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Excuses, Excuses

man wearing "love your neighbor" hat
Our faith is about belief and action.

I’ve worked in Christian ministry ever since I graduated from college. I go to a Christian school, I am friends with other Christian students, and I attend a Christian church. Until the past year, I lived in Colorado Springs — basically the Protestant version of Vatican City. My life is very “Christiany.” Most people in my world are middle class and suburban, not physically poor or needy, not the type of people Jesus seemed to spend much of His time with when He was here on earth.

In some ways my Christiany life is nice — I have good fellowship and people to talk with about theology, people who I know are filled with the Holy Spirit, people I know I can relate to. But sometimes this very Christian life that I live keeps me from reaching out or getting to know non-Christians or people outside my comfort zone. Because of my work, school and church schedule, I rarely come into contact with people who do not share my faith. But my living in my Christian bubble seems very far from the Great Commission, very far from the life Jesus seemed to want His disciples to lead.

A while back, there was an article from RELEVANT Magazine written for people who live in a suburban world and don’t often come across the poor and needy, but I think it can be relevant for all of us who are called to share the Gospel of Jesus in big and small ways. The article suggests getting to know the people at your local grocery or Target store, taking a jog in a new neighborhood, becoming friends with the barista at your coffee shop, volunteering to coach, getting to know the elderly at a nursing home, becoming a foster parent, etc. Although my work and school don’t provide many opportunities for me to get to know non-Christians or people outside my comfort zone, I interact daily with people at the gym or the grocery store.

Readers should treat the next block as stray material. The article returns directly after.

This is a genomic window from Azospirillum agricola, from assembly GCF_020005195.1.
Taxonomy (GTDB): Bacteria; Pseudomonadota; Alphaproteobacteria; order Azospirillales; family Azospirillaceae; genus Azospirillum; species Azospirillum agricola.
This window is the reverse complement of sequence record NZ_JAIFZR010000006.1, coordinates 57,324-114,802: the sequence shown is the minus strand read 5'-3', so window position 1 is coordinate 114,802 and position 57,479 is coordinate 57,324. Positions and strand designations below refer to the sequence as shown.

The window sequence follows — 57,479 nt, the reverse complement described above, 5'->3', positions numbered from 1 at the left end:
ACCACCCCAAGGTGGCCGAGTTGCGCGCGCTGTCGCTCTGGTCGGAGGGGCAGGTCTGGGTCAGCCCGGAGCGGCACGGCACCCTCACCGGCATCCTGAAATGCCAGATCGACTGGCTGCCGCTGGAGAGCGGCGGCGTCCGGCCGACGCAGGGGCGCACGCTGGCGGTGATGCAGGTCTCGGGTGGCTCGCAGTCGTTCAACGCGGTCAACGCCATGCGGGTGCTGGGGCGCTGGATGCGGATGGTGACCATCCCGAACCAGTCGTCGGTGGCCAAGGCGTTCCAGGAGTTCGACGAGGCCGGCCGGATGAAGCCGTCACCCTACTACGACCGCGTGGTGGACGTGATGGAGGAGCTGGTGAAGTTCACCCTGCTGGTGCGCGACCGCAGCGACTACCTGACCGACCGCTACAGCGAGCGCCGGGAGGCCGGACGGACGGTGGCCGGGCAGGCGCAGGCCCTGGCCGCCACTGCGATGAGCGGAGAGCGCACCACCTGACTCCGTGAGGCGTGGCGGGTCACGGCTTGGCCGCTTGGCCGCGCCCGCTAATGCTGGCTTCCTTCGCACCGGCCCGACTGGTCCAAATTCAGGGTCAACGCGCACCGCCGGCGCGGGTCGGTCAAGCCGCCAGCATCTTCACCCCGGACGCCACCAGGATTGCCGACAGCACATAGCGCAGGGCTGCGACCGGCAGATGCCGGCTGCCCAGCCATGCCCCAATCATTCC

Last year I had the opportunity to volunteer with a mentoring program for refugees here in Denver. A few of us spent six months getting to know a family who had just moved to America from Kenya. We visited them weekly, helped them navigate the grocery stores (imagine going to somewhere like Wal-Mart when you’re used to a small village!), and just got to know them on a personal level. It was a commitment — we visited often, and the family lived on the opposite side of Denver. But it was worth it. This family was precious, and in a very small way, we were able to help make their transition to the United States easier. It was uncomfortable at times, but I truly felt as though I were serving as Jesus has asked me to.

I find lots of ways to make excuses for my lack of interaction with the poor, with the needy, with the spiritually bankrupt. I’m in Christian ministry, I tell myself. My writing and my schooling are helpful to the church. These things are true, but they are not an excuse. Jesus wanted us — me — to make disciples. He wanted me to show compassion for the poor, for the needy. There is a nursing home right by where I live. I’ve often thought that I should stop in and see if they need volunteers to visit with their residents. But I never have because I have school or work, or I need to get to the gym, or I just have to see the latest episode of Downton Abbey. They’re excuses. Excuses for me to not  have to be uncomfortable, to not have to give up “my” time.

Our faith is about belief and action. It’s about sharing the good news of Jesus with a world in need. It’s about making disciples. I need to do a better job of making that faith a reality in my life.

What are some ways you share the Gospel with those around you? Are there things you could do to serve and love and share?

Copyright 2012 Denise Morris Snyder. All rights reserved.

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About the Author

Denise Morris Snyder

Denise Morris Snyder is a mom, wife and part-time discipleship pastor at CrossRoads Church in Red Deer, Alberta, Canada. She previously worked as an editor for Focus on the Family and a writer for David C Cook. She has her Master’s in Old Testament Biblical Studies from Denver Seminary.

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